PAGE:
YouTube

  6. Likes digger doug liked this post
  7. #66
    Join Date
    Jul 2014
    Location
    MI USA
    Posts
    951
    Post Thanks / Like
    Likes (Given)
    201
    Likes (Received)
    389

    Default

    Quote Originally Posted by JST View Post
    OK, not my pic, I found it on Youtube..... video from a guy who seems to work on model steam engines, but his converter was not working right. You can ignore the chatter and just look at the stuff in the box when he has it apart.
    OMG JST, are you trying to awaken Termite again? We already suffered two pages already! He already splanied, why this is a stupid idea, and ran off the OP'er. Hardhat and earplugs at the ready...

    SAF Ω

  8. #67
    Join Date
    Mar 2008
    Location
    Marulan N.S.W. Australia
    Posts
    187
    Post Thanks / Like
    Likes (Given)
    96
    Likes (Received)
    46

    Default

    It seems to me a lot of people in the UK use static converters. That one uses a transformer to change their supply voltage from 240V to 415V and the rotary switch changes capacitor and the boost is probably bringing the start capacitors back in circuit.
    My opinion is there is nothing higher than 415V in that converter.

    Jim

  9. #68
    Join Date
    Jun 2001
    Location
    St Louis
    Posts
    18,423
    Post Thanks / Like
    Likes (Given)
    2042
    Likes (Received)
    3217

    Default

    Quote Originally Posted by SAF View Post
    OMG JST, are you trying to awaken Termite again? We already suffered two pages already! He already splanied, why this is a stupid idea, and ran off the OP'er. Hardhat and earplugs at the ready...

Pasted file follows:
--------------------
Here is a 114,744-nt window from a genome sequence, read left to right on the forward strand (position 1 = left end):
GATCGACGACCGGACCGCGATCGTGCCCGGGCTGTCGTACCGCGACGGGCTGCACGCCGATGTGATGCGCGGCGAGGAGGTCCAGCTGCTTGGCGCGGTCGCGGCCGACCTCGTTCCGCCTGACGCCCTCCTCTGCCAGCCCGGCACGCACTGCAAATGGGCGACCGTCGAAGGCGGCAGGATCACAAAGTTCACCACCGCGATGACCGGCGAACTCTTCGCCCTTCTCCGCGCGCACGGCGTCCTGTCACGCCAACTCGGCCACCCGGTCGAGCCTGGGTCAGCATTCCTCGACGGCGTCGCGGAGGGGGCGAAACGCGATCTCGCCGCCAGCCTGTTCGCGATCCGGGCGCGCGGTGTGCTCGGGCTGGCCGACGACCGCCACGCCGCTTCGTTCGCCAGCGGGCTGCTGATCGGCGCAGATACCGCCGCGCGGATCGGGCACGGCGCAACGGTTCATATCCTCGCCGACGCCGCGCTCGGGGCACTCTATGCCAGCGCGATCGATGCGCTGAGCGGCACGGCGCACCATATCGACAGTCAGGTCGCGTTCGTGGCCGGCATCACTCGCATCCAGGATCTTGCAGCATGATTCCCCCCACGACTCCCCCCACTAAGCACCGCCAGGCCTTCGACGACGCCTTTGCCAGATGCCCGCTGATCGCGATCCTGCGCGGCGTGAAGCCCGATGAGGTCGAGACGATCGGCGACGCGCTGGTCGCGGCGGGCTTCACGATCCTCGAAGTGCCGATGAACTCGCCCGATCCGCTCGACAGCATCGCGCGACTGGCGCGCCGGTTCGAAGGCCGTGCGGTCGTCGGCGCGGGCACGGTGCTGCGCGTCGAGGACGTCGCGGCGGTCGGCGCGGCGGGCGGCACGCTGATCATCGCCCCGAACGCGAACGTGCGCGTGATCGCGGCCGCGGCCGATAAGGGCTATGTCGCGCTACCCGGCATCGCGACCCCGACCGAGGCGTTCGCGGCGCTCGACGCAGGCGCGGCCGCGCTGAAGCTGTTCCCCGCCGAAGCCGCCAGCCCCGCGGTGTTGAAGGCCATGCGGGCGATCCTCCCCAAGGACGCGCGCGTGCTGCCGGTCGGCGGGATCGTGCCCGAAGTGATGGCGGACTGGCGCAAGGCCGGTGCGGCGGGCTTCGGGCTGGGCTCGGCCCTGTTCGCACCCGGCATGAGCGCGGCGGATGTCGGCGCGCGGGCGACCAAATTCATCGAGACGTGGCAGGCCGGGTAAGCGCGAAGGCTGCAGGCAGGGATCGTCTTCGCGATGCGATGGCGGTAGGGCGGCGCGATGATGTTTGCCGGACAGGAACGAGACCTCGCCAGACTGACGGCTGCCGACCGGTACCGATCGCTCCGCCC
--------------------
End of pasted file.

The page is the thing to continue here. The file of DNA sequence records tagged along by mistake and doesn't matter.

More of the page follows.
SAF Ω

    It has its issues, but it also seems to be used.

    The good news is that if you set it up to work best at full power, or near that, then the imbalance is toward the lower current/power area where it is less important.

    Not all that different from working to select the best "balance capacitor" value, which is also a losing proposition overall, but does work kinda good enough to actually get used.

  10. #69
    Join Date
    Mar 2011
    Location
    Geneva Illinois USA
    Posts
    6,439
    Post Thanks / Like
    Likes (Given)
    2817
    Likes (Received)
    2521

    Default

    Seems like an awfully small transformer for a lathe motor load.

    Tom

  11. #70
    Join Date
    Aug 2014
    Location
    bainbridge island
    Posts
    1,257
    Post Thanks / Like
    Likes (Given)
    261
    Likes (Received)
    297

    Default

    Quote Originally Posted by TDegenhart View Post
    Seems like an awfully small transformer for a lathe motor load.

    Tom
    Maybe, but if it only has to add 120vac and pass 12 amps for a 5 hp motor (240v operation) then its plausibly a 5hp box. That would be 1.5 kw and is plausible for a TX that size. (With 120C temperature rise) a more efficient TX would be larger.

  12. #71
    Join Date
    Jul 2014
    Location
    MI USA
    Posts
    951
    Post Thanks / Like
    Likes (Given)
    201
    Likes (Received)
    389

    Default

    Quote Originally Posted by JST View Post
    It has its issues, but it also seems to be used.

    The good news is that if you set it up to work best at full power, or near that, then the imbalance is toward the lower current/power area where it is less important.

    Not all that different from working to select the best "balance capacitor" value, which is also a losing proposition overall, but does work kinda good enough to actually get used.